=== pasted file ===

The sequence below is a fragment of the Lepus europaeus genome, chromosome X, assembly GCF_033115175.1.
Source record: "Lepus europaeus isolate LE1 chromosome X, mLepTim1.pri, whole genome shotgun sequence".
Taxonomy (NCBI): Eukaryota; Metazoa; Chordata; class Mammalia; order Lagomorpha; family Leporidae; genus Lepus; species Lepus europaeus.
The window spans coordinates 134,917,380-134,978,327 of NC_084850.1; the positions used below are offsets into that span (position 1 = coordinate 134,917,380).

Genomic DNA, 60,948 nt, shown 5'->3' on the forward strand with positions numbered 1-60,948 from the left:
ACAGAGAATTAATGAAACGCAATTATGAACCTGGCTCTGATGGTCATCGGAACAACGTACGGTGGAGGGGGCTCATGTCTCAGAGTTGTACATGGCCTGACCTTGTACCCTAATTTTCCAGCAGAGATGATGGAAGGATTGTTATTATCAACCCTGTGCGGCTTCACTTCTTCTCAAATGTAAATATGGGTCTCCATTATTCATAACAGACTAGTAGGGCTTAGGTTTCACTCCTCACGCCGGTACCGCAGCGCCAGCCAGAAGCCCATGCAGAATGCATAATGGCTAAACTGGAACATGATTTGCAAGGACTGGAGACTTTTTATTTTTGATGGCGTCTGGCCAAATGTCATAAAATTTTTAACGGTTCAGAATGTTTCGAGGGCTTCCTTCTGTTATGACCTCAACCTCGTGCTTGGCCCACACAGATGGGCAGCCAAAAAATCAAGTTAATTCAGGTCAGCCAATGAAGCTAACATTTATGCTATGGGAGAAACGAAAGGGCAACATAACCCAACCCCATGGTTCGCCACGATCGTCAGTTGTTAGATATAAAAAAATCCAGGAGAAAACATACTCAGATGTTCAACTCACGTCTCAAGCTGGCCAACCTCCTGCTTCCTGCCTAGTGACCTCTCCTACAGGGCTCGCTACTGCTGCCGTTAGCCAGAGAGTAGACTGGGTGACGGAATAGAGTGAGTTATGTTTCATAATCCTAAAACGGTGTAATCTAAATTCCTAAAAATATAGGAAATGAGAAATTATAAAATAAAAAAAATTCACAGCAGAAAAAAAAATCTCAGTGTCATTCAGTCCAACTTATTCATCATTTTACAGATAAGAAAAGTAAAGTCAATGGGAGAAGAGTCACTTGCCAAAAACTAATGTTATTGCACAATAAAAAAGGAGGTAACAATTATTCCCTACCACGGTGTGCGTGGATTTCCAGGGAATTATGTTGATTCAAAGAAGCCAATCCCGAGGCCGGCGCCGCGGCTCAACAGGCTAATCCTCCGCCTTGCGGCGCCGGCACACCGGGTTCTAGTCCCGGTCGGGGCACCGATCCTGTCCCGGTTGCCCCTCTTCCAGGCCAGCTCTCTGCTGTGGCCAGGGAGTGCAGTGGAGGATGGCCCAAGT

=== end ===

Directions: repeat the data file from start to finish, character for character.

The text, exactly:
The sequence below is a fragment of the Lepus europaeus genome, chromosome X, assembly GCF_033115175.1.
Source record: "Lepus europaeus isolate LE1 chromosome X, mLepTim1.pri, whole genome shotgun sequence".
Taxonomy (NCBI): Eukaryota; Metazoa; Chordata; class Mammalia; order Lagomorpha; family Leporidae; genus Lepus; species Lepus europaeus.
The window spans coordinates 134,917,380-134,978,327 of NC_084850.1; the positions used below are offsets into that span (position 1 = coordinate 134,917,380).

Genomic DNA, 60,948 nt, shown 5'->3' on the forward strand with positions numbered 1-60,948 from the left:
ACAGAGAATTAATGAAACGCAATTATGAACCTGGCTCTGATGGTCATCGGAACAACGTACGGTGGAGGGGGCTCATGTCTCAGAGTTGTACATGGCCTGACCTTGTACCCTAATTTTCCAGCAGAGATGATGGAAGGATTGTTATTATCAACCCTGTGCGGCTTCACTTCTTCTCAAATGTAAATATGGGTCTCCATTATTCATAACAGACTAGTAGGGCTTAGGTTTCACTCCTCACGCCGGTACCGCAGCGCCAGCCAGAAGCCCATGCAGAATGCATAATGGCTAAACTGGAACATGATTTGCAAGGACTGGAGACTTTTTATTTTTGATGGCGTCTGGCCAAATGTCATAAAATTTTTAACGGTTCAGAATGTTTCGAGGGCTTCCTTCTGTTATGACCTCAACCTCGTGCTTGGCCCACACAGATGGGCAGCCAAAAAATCAAGTTAATTCAGGTCAGCCAATGAAGCTAACATTTATGCTATGGGAGAAACGAAAGGGCAACATAACCCAACCCCATGGTTCGCCACGATCGTCAGTTGTTAGATATAAAAAAATCCAGGAGAAAACATACTCAGATGTTCAACTCACGTCTCAAGCTGGCCAACCTCCTGCTTCCTGCCTAGTGACCTCTCCTACAGGGCTCGCTACTGCTGCCGTTAGCCAGAGAGTAGACTGGGTGACGGAATAGAGTGAGTTATGTTTCATAATCCTAAAACGGTGTAATCTAAATTCCTAAAAATATAGGAAATGAGAAATTATAAAATAAAAAAAATTCACAGCAGAAAAAAAAATCTCAGTGTCATTCAGTCCAACTTATTCATCATTTTACAGATAAGAAAAGTAAAGTCAATGGGAGAAGAGTCACTTGCCAAAAACTAATGTTATTGCACAATAAAAAAGGAGGTAACAATTATTCCCTACCACGGTGTGCGTGGATTTCCAGGGAATTATGTTGATTCAAAGAAGCCAATCCCGAGGCCGGCGCCGCGGCTCAACAGGCTAATCCTCCGCCTTGCGGCGCCGGCACACCGGGTTCTAGTCCCGGTCGGGGCACCGATCCTGTCCCGGTTGCCCCTCTTCCAGGCCAGCTCTCTGCTGTGGCCAGGGAGTGCAGTGGAGGATGGCCCAAGT